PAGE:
Previously, I made a Pickit 3 clone – (See previous Blog Post). It works well, but I have often wondered just how little of its circuitry was needed to program and debug the boards I make. For instance – I primarily use the newer 3.3V PIC32 processors, so I really don’t need the ability to alter the voltage like the standard Pickit 3 can. I also have no real need for programming on the go, or even to provide power to the target MCU to program. Knowing this – I decided to see what I could do to remove the circuitry I didn’t need, yet still have a functioning programmer/debugger.

After a little research and looking at what Microchip had done with their starter kits, I arrived at the following schematic, which is based on their Pickit On-Board:


Here is a link to a PDF of the schematic: PDF Schematic

In the top left of the schematic is the 25LC256 EEPROM. Working our way down we see the main MCU the PIC24FJ256GB106 – and it’s programming header to the left, and below that is the USB Mini-B connector and the 3.3V regulator. Just above that and to the right is the target MCU programming header. To the right of that is a transistor that controls the target MCU master-clear line. Above that are a couple of voltage dividers that mimic the programming and target mcu voltages, and above that are the target MCU clock and Data lines.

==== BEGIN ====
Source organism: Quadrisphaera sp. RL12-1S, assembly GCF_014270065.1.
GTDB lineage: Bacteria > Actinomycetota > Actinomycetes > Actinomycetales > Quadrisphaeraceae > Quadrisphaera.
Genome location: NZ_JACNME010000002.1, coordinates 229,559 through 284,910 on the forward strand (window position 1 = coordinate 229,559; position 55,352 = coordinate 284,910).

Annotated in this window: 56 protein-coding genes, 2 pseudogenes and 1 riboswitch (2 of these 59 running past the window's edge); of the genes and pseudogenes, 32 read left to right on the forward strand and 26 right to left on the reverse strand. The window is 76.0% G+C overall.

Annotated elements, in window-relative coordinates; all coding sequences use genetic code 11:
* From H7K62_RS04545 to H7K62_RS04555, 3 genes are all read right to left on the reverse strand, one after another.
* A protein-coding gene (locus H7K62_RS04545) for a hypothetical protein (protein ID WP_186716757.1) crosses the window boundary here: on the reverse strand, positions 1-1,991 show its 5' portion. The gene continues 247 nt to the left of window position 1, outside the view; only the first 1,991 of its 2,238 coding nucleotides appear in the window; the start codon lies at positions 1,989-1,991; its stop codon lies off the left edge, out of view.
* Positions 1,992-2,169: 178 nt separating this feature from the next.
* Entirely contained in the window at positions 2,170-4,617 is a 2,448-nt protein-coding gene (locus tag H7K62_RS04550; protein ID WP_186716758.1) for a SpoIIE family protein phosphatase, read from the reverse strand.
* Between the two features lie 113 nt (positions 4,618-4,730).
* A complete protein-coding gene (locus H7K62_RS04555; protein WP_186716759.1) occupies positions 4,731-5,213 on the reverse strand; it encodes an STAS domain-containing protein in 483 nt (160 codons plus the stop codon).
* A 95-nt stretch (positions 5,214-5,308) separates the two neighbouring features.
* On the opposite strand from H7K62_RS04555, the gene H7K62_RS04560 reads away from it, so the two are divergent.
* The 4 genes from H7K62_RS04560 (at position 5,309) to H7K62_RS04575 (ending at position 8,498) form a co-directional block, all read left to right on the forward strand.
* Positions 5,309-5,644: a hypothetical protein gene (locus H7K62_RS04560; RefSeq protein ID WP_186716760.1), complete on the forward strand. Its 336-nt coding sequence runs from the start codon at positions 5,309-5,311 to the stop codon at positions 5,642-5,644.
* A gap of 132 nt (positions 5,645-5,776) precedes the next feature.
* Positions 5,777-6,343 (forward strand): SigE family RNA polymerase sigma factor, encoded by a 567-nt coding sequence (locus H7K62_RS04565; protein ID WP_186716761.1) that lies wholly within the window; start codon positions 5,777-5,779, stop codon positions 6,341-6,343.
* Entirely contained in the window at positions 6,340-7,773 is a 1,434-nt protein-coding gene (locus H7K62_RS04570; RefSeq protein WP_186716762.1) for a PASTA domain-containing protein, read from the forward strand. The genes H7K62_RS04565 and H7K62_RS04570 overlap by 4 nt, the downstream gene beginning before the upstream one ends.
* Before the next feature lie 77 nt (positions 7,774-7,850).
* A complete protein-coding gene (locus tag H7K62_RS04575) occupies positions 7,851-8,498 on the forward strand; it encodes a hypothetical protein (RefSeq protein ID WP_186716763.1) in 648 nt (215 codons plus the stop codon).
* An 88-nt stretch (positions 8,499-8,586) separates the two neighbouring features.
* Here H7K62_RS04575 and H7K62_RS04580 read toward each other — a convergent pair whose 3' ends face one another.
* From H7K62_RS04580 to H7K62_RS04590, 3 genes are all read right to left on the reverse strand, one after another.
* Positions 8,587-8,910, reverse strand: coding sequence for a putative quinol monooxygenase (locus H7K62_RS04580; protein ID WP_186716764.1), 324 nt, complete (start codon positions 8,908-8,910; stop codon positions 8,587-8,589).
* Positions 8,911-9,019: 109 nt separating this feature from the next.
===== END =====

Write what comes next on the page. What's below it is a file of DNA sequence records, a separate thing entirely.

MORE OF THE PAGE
This circuit looks to be the same basic underlying Pickit 3 circuit, but with some “faking” of inputs to mimic missing circuitry. For instance – the OTG programming switch would normally be on pin 21, but instead it is simply pulled high as there is no switch to pull it low. VPP_SENSE and VDD_SENSE are simply fed to the PIC by way of voltage dividers, as is the 2.5 volt reference at pin 16.

As it appeared I had everything I needed, I went about laying out the PCB. Since my ultimate goal with this project is to simply include these parts on my prototype development boards so that I can program and debug with an on-board device, I did not spend a lot of time routing the board. It is a quick and dirty that I am using as a proof of concept. If I intended to make these for long term use, I would have spent some time laying it out properly.

Read More: PICKIT 3 MINI

About The Author

Ibrar Ayyub

I am an experienced technical writer holding a Master's degree in computer science from BZU Multan, Pakistan University. With a background spanning various industries, particularly in home automation and engineering, I have honed my skills in crafting clear and concise content. Proficient in leveraging infographics and diagrams, I strive to simplify complex concepts for readers. My strength lies in thorough research and presenting information in a structured and logical format.

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